Engineer goes off and creates the initial plan & sends it around. At a high level,it looks like this:
Client side code
snippet lets users know there is a new options in preferences
if the app language pref does not map to a supported language, the pref panel is greyed out with a message that their language is not supported by the EU service
app contacts server
if server not available, throw up offline error
if server available, upload device id, language, url list
notify user setup is complete
enable upload service
When new tab is opened or refreshed
using device id, send a sql query for matching row of url+device id
Server side code
poked by client, adds rows to table, one for each url (tab)
Periodic background translation job:
finds urls of rows where the translated blob is missing
for each url, submits untranslated blob to EU’s service
sticks the resulting translated text blob back into the table
Periodic background deletion job:
finds rows older than 2 days and evicts them
unless that is the last row for a given device id, in which case hold for 90 days
table columns: device id, url, timestamp, language, untranslated text, translated text
The 3rd Meeting:
Engineer: Did y’all have a chance to look over the plan I sent out? I haven’t received any email feedback yet.
DBA: I have a lot of concerns about the database table design. The double text blobs are going to take up a lot of space and make the server very slow for everyone.
Operations Engineer: ..and the device id really should not be in the main table. It should be in a separate database.
Engineer: why? That’s needless complexity!
Operations Engineer: Because it should be stored in a more secure part of the data center. Different parts of the data center have different physical & software security characteristics.
Engineer: “ oh”
Engineering Manager: You should design your interactions with the server to encapsulate where the data comes from inside the server. Just query the server for what you want and let it handle finding it. Building the assumption that it all comes from one table into your code is bad practice.
DBA: The double blobs of text is still a problem.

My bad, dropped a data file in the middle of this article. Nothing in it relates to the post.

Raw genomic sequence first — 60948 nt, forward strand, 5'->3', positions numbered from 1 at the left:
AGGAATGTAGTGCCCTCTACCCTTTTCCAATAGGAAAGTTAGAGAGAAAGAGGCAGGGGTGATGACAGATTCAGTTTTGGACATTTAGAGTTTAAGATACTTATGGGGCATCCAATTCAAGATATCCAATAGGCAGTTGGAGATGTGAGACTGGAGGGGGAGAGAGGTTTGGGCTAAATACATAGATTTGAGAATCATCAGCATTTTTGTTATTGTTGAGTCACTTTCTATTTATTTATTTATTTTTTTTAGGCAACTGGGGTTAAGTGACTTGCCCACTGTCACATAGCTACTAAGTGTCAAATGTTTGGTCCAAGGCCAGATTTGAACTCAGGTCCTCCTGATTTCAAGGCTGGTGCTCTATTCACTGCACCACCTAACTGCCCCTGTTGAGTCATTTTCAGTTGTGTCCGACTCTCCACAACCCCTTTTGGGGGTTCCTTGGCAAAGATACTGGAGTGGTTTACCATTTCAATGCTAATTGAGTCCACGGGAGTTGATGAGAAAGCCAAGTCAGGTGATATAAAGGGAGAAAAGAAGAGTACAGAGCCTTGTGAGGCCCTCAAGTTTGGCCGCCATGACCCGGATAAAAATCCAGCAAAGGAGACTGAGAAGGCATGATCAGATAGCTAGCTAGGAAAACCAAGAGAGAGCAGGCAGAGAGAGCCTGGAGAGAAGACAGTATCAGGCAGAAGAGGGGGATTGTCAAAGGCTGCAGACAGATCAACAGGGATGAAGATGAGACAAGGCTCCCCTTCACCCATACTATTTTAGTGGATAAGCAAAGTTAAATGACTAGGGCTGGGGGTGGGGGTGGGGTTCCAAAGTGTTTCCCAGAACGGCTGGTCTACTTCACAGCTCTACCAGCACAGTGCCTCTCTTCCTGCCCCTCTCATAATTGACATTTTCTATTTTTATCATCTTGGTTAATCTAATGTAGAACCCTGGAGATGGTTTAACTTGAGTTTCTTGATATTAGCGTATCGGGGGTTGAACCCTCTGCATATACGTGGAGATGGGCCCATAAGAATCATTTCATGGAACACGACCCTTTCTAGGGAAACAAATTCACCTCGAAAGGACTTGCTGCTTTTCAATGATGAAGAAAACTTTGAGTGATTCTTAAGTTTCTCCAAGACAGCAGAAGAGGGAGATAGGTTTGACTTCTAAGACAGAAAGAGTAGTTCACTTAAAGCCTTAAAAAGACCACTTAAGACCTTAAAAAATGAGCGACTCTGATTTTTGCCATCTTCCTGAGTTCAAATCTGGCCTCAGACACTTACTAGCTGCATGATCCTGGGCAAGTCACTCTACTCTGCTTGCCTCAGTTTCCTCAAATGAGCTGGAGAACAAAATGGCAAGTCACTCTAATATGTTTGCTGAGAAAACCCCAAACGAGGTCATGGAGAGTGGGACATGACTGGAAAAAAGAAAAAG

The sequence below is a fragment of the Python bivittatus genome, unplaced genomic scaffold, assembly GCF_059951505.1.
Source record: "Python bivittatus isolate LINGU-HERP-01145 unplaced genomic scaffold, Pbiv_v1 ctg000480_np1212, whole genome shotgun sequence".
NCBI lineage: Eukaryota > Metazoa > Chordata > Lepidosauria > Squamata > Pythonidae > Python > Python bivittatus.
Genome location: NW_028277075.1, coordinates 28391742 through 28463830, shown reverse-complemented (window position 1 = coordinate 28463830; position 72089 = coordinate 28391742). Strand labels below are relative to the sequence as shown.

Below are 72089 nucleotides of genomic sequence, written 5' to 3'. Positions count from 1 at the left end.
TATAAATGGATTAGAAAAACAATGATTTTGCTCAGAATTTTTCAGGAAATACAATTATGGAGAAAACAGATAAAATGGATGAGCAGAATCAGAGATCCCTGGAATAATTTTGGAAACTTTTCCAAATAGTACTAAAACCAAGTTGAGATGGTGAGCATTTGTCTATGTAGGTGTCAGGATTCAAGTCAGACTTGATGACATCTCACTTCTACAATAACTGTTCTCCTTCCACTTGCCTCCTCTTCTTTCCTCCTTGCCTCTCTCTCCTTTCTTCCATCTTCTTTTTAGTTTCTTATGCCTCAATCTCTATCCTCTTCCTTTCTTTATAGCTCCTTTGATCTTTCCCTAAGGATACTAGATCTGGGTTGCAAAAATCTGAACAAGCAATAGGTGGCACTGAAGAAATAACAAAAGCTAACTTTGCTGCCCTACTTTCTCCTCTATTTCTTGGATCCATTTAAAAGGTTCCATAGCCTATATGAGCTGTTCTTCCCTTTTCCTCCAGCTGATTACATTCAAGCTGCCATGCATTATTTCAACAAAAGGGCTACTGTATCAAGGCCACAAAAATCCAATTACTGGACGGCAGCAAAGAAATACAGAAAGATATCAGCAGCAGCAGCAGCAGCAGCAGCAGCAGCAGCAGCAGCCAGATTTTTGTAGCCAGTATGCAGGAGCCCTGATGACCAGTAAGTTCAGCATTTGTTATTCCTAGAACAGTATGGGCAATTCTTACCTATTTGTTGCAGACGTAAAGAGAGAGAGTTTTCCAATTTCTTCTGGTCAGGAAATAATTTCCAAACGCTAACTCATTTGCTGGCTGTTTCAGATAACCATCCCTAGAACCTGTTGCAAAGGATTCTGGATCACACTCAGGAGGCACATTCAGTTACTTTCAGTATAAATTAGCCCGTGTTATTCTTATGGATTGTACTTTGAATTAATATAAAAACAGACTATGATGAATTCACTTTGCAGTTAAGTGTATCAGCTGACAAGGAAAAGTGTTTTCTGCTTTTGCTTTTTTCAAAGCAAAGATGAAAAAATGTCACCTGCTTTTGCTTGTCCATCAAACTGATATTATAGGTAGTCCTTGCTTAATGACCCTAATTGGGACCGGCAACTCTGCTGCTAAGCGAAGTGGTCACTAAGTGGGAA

Engineer: Ok, well, let’s get rid of the untranslated text blob. I’ll take the url and load the page and acquire the text right before submitting it to the EU service. How does that sound?
Engineering Manager: I like that better. Also allows you to get newest content. Web pages do update.
Privacy Rep: I was wondering what your plans are for encryption? I didn’t see anything in your draft after it either way.
Engineer: If it’s on our server and we’re going to transmit it to an outside service anyway, why would we need encryption?
Privacy Officer: We’ll still have a slew of device ids stored. At the very least we’ll need to encrypt those. Risk mitigation.
Engineer: But they’re our servers!
Operations Engineer: Until someone else breaks in. We’ve agreed that the device ids will go in a separate secure table, so it makes sense to encrypt them.
Privacy Officer: The good news is that if you design the url/text table well, I don’t think we’ll need to encrypt that.
Engineer: That’s your idea of good news?
Engineering Manager: Privacy Officer is here to help. We’re all here to help.
Engineer: Right, Sorry Privacy Officer.
Privacy Rep: It’s ok. Doing things right is often harder.
Engineering Manager: thanks. Do you have any idea how long it might take them once they start?
Privacy Officer: Usually a couple weeks. Legal is very, very through. I think it’s a job requirement in that department.
Engineer: Fair enough.
Operations Engineer: Speaking of legal & privacy, do you/they care about the server logs?
Privacy Officer: I don’t think so. The device id is the most sensitive bit of information we’re handling here and that shouldn’t appear in the logs right? I’ll still talk it over with the other privacy folks in case there’s a timestamp to ip address identification problem.
Operations Engineer: That’s correct.
Engineering Manager: Always good to double check.
Privacy Officer: By the way, what happens to a user’s data when they turn the feature off?
Engineer: … I don’t know. Product Manager didn’t bring it up. I don’t have a mock from him about what should happen there.
Privacy Officer: we should probably figure that out.
Engineering Manager: I look forward to seeing the next draft. I think after you’ve applied the changes & feedback here you should send it out to the public engineering feature list and get some broader feedback.
Engineer: will do. Thanks everyone
Who brought up user data safety & privacy concerns in this conversation?
DBA, Engineering Manager, Privacy Rep.